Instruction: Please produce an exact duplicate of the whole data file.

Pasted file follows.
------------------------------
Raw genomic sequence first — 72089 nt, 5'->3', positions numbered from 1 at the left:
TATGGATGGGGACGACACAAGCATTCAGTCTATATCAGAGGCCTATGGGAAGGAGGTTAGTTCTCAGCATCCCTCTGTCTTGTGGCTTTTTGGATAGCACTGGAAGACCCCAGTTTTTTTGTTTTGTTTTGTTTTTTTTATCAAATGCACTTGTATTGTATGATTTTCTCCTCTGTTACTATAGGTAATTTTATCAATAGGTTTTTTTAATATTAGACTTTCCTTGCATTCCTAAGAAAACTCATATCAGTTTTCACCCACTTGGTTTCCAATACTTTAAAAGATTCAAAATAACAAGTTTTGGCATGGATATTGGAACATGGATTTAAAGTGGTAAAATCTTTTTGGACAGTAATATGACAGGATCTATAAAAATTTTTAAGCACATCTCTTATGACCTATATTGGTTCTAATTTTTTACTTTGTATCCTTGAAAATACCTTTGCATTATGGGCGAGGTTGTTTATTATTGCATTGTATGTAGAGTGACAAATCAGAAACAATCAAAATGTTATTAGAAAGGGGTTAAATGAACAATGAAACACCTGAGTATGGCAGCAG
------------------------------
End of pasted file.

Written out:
Raw genomic sequence first — 72089 nt, 5'->3', positions numbered from 1 at the left:
TATGGATGGGGACGACACAAGCATTCAGTCTATATCAGAGGCCTATGGGAAGGAGGTTAGTTCTCAGCATCCCTCTGTCTTGTGGCTTTTTGGATAGCACTGGAAGACCCCAGTTTTTTTGTTTTGTTTTGTTTTTTTTATCAAATGCACTTGTATTGTATGATTTTCTCCTCTGTTACTATAGGTAATTTTATCAATAGGTTTTTTTAATATTAGACTTTCCTTGCATTCCTAAGAAAACTCATATCAGTTTTCACCCACTTGGTTTCCAATACTTTAAAAGATTCAAAATAACAAGTTTTGGCATGGATATTGGAACATGGATTTAAAGTGGTAAAATCTTTTTGGACAGTAATATGACAGGATCTATAAAAATTTTTAAGCACATCTCTTATGACCTATATTGGTTCTAATTTTTTACTTTGTATCCTTGAAAATACCTTTGCATTATGGGCGAGGTTGTTTATTATTGCATTGTATGTAGAGTGACAAATCAGAAACAATCAAAATGTTATTAGAAAGGGGTTAAATGAACAATGAAACACCTGAGTATGGCAGCAG